I now know for sure that Flowers for Algernon did influence Beggars in Spain: I have read Kress’s book Beginnings, Middles, and Ends, and her first example of a great character is Charlie Gordon. Now, that can’t be a coincidence. This, though? Suspicious, but I can’t be sure...
This is one of the used books I’ve ordered from the dealers on Amazon.com, a small old hardback from a British science fiction club, a 1962 printing of this 1953 story. There is no doubt in my mind that this story could only have been written in the early fifties – after the horrors of World War II but before the wildly individualistic Summer of Love.
In Mutant’s loosely connected “Baldy” stories, nuclear war creates genetic mutants with telepathic abilities, as well as genetically-flawed telepathic “paranoids” and “psychotics.” The premise here is that assimilation is absolutely necessary for survival, and that there is something hideously wrong with you if you don’t or can’t... and that murder is an appropriate response for those who don’t fit in.
This is one of the stories that probably established telepathy/psychic as a science fiction favorite topic, and I think it examines the life of a telepath much better than many other books (although In Conquest Born is still my favorite story) and it almost describes how telepathy could work. But not quite. As an aside, Kuttner worked in close partnership with his wife, C.L. Moore, and it is noted that it is very difficult to tell which works are his and which are hers. They also wrote under a dizzying number of pseudonyms, including Lewis Padgett and Kevin Kent.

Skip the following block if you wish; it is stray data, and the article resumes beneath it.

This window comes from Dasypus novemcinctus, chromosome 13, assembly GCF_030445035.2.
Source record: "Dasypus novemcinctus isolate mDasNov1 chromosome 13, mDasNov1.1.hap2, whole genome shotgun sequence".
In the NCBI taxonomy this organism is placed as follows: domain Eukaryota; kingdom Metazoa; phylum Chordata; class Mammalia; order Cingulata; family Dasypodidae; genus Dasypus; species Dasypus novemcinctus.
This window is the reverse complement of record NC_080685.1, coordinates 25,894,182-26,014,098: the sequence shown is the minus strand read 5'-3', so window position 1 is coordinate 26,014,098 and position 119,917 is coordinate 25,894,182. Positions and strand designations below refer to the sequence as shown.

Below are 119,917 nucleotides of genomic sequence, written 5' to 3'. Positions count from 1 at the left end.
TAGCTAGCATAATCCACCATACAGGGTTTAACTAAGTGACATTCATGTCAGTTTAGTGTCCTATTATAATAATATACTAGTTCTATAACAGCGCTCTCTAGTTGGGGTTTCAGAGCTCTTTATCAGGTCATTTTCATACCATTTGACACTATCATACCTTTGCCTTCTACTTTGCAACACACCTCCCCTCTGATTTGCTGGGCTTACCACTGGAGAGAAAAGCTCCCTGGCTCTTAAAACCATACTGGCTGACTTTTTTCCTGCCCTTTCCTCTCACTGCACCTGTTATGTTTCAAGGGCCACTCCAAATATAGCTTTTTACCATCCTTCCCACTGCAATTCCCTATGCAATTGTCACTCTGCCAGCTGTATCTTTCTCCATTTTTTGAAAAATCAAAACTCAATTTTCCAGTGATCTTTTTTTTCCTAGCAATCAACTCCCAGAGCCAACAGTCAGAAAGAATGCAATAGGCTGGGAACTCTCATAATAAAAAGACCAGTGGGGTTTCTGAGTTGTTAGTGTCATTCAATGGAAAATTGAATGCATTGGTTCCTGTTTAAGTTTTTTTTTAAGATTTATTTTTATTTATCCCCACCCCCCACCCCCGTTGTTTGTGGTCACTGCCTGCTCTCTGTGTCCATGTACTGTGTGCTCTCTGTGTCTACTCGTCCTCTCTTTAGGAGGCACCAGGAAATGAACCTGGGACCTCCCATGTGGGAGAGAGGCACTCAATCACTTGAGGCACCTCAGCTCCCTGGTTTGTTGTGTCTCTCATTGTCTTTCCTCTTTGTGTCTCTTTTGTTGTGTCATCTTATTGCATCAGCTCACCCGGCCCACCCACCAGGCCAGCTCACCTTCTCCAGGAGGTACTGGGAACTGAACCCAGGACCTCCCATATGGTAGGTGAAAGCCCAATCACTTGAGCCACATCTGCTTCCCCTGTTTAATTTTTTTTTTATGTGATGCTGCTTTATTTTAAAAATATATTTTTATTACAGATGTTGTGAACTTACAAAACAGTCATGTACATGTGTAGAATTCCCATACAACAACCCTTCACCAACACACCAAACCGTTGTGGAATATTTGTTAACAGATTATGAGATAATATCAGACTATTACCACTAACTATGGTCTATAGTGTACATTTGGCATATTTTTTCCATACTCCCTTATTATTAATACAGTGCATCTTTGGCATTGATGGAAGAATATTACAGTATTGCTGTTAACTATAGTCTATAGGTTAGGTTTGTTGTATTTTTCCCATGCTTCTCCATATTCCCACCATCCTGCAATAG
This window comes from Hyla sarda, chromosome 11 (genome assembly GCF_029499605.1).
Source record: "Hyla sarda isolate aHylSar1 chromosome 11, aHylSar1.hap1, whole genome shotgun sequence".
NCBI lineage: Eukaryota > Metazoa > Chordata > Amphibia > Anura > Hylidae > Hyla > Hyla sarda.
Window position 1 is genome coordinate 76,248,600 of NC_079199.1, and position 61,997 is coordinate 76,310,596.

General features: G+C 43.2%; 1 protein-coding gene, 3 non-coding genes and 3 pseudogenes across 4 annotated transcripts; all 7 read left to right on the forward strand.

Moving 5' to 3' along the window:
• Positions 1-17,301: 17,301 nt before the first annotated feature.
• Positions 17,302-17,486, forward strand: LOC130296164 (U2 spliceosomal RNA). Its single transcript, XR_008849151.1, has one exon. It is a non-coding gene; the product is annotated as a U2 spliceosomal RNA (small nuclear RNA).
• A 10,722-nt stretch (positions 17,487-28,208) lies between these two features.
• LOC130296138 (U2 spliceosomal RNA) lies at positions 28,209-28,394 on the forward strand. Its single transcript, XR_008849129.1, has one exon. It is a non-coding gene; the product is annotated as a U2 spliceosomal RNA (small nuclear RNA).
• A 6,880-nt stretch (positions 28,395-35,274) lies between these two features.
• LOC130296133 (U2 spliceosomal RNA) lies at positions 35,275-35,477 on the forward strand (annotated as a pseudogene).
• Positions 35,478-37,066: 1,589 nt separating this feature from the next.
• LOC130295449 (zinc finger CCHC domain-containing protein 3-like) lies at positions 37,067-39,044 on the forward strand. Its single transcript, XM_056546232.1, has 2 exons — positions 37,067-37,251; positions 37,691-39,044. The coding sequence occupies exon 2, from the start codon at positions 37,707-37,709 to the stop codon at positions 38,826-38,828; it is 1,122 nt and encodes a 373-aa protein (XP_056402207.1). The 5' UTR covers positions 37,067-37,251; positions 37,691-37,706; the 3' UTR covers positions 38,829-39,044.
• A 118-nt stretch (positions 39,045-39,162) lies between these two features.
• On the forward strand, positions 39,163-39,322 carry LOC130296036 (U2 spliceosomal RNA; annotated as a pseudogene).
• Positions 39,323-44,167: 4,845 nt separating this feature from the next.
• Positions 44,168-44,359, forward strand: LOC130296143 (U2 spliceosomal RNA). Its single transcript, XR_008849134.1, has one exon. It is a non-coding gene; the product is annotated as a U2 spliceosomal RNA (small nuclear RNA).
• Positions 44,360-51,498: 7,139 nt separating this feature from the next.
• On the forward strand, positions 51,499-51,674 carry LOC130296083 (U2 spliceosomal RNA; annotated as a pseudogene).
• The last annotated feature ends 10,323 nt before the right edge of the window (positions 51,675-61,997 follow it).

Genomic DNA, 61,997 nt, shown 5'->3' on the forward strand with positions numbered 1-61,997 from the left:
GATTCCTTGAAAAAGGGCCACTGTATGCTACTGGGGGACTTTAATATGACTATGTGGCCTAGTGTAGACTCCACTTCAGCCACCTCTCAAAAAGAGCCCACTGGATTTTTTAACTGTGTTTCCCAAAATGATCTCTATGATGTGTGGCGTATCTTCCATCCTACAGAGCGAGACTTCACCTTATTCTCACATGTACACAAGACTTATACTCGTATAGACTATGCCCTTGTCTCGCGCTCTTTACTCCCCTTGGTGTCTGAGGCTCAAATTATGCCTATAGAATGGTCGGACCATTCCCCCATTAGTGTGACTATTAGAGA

Additionally, there was a word I didn’t know at all, which is rare, especially since this one has a biological definition as well as an English definition: tropism. In biology, it is the tendency of a creature to turn or grow given a certain stimuli. In English, it is an action that is done without cognitive thought. Funny: both definitions could apply to my sentias in the story I am working on.
This is the book I read while at Christmas holiday in Orange County. I also went to Bookman and found four more books for the list. I also read Nancy Kress’s Beginnings, Middles, and Ends. It made me look at this story in a different way, especially the opening. It also made me realize there is much more that I need to learn. I need to take that class on first chapters at the UC Extension, and I have to go to Clarion. Going is no longer a choice. I must go to Clarion.
I think (hope) it was Damon Knight who said “Science fiction isn’t describing a car. It’ s describing the car crash.” This story shows how effective it is to consider the ramifications and evolution of the telepaths’ consciousness. I like it. Need to do that with my own. Well, on to Damon Knight.